Then again, it’s possible to go too far in the other direction. Ron Howard’s Rush is a true-sports story slathered in stylistic excess and hokum, even in the scenes that take place away from the competition. In the first hour especially, Howard seems to be trying too hard to make the story of 1970s Formula 1 racing stars James Hunt (Chris Hemsworth) and Niki Lauda (Daniel Brühl) into an overpowering sensory experience, and mostly just comes up with a corny evocation of their era. But damned if the movie didn’t win me over anyway, for a few reasons. For one thing, the director of Grand Theft Auto has always had a pretty good idea of how to stage and shoot cars zooming about. The second half of Rush concerns itself mostly with the incredibly tight points-battle between Hunt and Lauda throughout the 1976 season, and those racing sequences—some of which are shot with a subjective camera, in bad weather conditions—are white-knuckle. There’s also a surprising earthiness to Rush, with more nudity and gore than one might expect from a Ron Howard film, emphasizing the frailty of the human body and the unreliability of machines. But what really makes Rush work is the way screenwriter Peter Morgan sets up another one of those dichotomies like I mentioned above, that everything to do with what makes a person or a piece of art great. In Rush, the split is between the calculating, outcome-oriented Lauda and the reckless, live-for-now Hunt, and the different ways that these two men define success.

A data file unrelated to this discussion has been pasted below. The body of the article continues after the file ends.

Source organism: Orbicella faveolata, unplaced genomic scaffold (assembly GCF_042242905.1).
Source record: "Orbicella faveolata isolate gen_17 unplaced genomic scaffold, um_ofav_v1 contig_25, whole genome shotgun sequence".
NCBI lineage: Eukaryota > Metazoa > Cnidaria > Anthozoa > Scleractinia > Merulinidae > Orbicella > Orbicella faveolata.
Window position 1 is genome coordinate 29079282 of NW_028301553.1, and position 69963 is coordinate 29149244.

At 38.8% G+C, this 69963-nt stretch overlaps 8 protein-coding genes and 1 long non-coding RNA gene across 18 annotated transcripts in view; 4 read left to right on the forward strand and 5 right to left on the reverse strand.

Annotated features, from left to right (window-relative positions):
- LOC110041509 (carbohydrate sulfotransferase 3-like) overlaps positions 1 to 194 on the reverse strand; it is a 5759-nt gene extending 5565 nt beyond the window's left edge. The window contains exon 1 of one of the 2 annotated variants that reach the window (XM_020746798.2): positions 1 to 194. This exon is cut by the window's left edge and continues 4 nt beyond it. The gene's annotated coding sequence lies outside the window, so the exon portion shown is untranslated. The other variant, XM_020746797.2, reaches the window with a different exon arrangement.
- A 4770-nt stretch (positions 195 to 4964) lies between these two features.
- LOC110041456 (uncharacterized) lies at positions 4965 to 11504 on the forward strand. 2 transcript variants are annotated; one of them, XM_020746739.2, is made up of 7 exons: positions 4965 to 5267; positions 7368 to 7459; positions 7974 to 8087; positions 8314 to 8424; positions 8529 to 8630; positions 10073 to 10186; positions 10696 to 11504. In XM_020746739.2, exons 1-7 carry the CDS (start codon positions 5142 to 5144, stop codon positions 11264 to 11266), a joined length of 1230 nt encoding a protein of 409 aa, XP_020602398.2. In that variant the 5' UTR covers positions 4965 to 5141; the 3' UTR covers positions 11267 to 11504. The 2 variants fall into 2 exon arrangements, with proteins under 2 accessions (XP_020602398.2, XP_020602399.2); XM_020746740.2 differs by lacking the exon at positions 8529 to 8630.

That’s concept of what constitutes a “win” also haunts the hero of Steve McQueen’s historical epic 12 Years A Slave, Solomon Northrup (Chiwetel Ejiofor), a well-to-do black musician from Saratoga, NY who in 1841 was deceived by some business associates and sold into slavery in Louisiana. An intense, episodic American nightmare, 12 Years A Slave follows Solomon from plantation to plantation, as he does what he must to survive, often at the expense of his moral code and his empathy. It’s the story of a man who’s patient perhaps to a fault, and it’s told by a director (working from a John Ridley script) with the assurance to hold his camera on his cast and let them build a scene, for as long as it takes. In addition to Ejiofor, 12 Years A Slave has a host of excellent actors often in roles that amount to cameos, but the other major parts are played by McQueen regular Michael Fassbender, who makes evil look both scary and pathetic as an eccentric, drunken planation owner, and Benedict Cumberbatch, who plays a benevolent master whose kindnesses are, in a way, more cruel. It’s a rough film, and stomach-turningly violent at times, but it’s pitched just about perfectly throughout, with varying tones, and a narrative that pulls the viewer along. There’s no “anyone could do it” with 12 Years A Slave. This is a major motion picture, by an actual artist.